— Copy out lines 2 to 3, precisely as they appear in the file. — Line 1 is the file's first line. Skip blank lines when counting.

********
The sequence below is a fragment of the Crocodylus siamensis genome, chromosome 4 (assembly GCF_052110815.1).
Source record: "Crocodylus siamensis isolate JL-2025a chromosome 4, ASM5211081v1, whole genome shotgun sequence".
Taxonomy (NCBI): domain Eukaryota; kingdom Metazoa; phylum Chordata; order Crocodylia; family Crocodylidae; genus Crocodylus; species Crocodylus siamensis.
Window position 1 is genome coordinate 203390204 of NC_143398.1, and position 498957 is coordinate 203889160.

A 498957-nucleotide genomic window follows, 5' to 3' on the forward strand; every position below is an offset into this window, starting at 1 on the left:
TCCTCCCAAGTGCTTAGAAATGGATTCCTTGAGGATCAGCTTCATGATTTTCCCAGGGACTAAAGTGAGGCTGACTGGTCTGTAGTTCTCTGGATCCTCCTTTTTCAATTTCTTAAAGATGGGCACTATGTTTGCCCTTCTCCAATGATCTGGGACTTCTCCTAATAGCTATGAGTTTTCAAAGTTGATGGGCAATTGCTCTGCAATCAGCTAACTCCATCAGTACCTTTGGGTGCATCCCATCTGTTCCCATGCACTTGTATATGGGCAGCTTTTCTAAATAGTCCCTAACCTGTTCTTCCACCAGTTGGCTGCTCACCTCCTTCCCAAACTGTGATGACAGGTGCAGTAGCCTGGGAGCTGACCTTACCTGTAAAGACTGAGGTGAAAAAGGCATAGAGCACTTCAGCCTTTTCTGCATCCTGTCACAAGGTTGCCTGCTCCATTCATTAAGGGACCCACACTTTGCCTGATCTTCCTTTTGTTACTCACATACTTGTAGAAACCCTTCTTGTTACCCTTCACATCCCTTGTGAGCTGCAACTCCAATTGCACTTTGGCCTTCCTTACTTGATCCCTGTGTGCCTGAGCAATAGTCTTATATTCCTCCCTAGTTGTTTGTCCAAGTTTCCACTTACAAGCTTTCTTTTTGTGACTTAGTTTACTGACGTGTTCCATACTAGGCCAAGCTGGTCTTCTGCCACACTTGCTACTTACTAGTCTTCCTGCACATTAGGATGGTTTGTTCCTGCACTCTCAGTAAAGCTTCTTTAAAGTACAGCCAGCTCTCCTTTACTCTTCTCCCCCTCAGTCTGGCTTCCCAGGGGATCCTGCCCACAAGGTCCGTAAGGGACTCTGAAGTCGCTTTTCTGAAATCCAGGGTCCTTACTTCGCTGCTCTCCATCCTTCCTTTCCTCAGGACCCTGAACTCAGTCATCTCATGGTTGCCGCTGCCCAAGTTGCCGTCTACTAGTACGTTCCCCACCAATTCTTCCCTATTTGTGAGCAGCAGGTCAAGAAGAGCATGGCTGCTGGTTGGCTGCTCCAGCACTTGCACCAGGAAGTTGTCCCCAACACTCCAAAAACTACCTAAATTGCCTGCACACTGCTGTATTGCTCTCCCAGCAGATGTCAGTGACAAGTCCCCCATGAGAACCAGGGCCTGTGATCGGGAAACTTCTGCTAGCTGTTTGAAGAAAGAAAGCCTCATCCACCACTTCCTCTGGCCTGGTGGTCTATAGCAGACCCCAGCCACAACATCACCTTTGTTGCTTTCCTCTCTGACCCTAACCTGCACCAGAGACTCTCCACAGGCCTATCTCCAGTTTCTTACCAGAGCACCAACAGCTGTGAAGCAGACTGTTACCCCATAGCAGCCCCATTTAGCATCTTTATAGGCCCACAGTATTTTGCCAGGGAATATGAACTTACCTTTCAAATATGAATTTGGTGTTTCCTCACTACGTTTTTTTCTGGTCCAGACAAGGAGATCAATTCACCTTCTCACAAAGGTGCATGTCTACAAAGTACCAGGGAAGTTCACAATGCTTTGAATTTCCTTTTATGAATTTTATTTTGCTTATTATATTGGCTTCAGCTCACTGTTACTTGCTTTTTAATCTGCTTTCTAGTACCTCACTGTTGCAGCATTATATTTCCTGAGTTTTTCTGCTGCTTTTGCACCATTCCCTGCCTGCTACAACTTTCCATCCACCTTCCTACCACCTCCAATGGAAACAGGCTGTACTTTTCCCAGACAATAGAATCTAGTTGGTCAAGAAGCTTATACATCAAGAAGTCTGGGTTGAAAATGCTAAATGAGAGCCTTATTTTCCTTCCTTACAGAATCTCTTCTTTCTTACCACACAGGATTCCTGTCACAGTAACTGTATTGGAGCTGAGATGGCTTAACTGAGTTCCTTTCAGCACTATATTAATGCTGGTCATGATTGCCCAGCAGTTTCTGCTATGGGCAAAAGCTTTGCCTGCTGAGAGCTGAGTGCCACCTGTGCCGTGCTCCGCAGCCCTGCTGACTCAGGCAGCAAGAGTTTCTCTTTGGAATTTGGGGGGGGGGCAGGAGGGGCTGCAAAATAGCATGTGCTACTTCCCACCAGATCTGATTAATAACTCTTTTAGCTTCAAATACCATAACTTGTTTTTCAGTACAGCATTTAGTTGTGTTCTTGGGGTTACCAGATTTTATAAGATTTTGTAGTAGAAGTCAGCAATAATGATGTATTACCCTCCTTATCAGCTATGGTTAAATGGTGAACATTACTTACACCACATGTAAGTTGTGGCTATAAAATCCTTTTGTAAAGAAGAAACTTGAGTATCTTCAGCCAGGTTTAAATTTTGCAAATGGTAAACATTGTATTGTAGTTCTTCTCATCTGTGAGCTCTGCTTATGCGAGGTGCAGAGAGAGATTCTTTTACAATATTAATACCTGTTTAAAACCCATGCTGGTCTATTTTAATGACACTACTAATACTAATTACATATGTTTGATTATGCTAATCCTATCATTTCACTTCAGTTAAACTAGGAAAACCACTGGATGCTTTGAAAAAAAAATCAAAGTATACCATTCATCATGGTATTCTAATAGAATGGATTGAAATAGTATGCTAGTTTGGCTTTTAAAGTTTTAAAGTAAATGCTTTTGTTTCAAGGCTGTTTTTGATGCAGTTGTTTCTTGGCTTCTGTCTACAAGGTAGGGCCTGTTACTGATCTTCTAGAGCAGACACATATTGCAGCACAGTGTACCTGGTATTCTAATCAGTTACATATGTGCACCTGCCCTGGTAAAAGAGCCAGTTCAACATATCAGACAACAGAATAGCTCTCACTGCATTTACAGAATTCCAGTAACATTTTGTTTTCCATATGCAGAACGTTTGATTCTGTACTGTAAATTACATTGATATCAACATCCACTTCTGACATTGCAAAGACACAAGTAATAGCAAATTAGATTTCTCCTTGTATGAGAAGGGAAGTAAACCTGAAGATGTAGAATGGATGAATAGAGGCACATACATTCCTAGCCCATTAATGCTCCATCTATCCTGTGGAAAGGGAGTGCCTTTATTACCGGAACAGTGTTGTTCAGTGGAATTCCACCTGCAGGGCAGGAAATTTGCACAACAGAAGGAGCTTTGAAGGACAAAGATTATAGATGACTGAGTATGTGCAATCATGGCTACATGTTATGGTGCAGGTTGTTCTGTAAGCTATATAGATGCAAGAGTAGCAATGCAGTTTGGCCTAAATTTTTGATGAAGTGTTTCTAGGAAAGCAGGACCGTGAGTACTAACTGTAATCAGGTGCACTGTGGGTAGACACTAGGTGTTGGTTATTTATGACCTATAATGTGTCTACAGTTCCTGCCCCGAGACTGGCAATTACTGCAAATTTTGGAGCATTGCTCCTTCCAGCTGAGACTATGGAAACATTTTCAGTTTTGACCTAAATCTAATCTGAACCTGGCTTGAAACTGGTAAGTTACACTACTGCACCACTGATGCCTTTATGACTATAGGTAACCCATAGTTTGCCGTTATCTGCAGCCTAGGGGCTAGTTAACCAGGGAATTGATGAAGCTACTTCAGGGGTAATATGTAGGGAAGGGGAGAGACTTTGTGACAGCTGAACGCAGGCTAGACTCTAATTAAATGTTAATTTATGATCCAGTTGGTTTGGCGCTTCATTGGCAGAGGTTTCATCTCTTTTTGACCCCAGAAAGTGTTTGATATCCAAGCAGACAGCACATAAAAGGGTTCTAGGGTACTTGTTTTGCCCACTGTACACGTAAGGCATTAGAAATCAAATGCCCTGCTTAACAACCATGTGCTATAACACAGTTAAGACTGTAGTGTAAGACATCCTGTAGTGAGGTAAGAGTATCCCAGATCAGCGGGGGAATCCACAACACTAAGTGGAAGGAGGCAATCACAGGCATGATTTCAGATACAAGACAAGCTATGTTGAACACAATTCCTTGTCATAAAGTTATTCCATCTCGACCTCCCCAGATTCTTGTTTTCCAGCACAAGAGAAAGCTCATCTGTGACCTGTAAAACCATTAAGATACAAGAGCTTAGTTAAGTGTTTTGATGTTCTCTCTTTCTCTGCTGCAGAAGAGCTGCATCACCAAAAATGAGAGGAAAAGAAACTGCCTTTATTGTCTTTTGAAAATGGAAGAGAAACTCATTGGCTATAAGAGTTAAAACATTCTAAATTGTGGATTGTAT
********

Source record: "Crocodylus siamensis isolate JL-2025a chromosome 4, ASM5211081v1, whole genome shotgun sequence".
Taxonomy (NCBI): domain Eukaryota; kingdom Metazoa; phylum Chordata; order Crocodylia; family Crocodylidae; genus Crocodylus; species Crocodylus siamensis.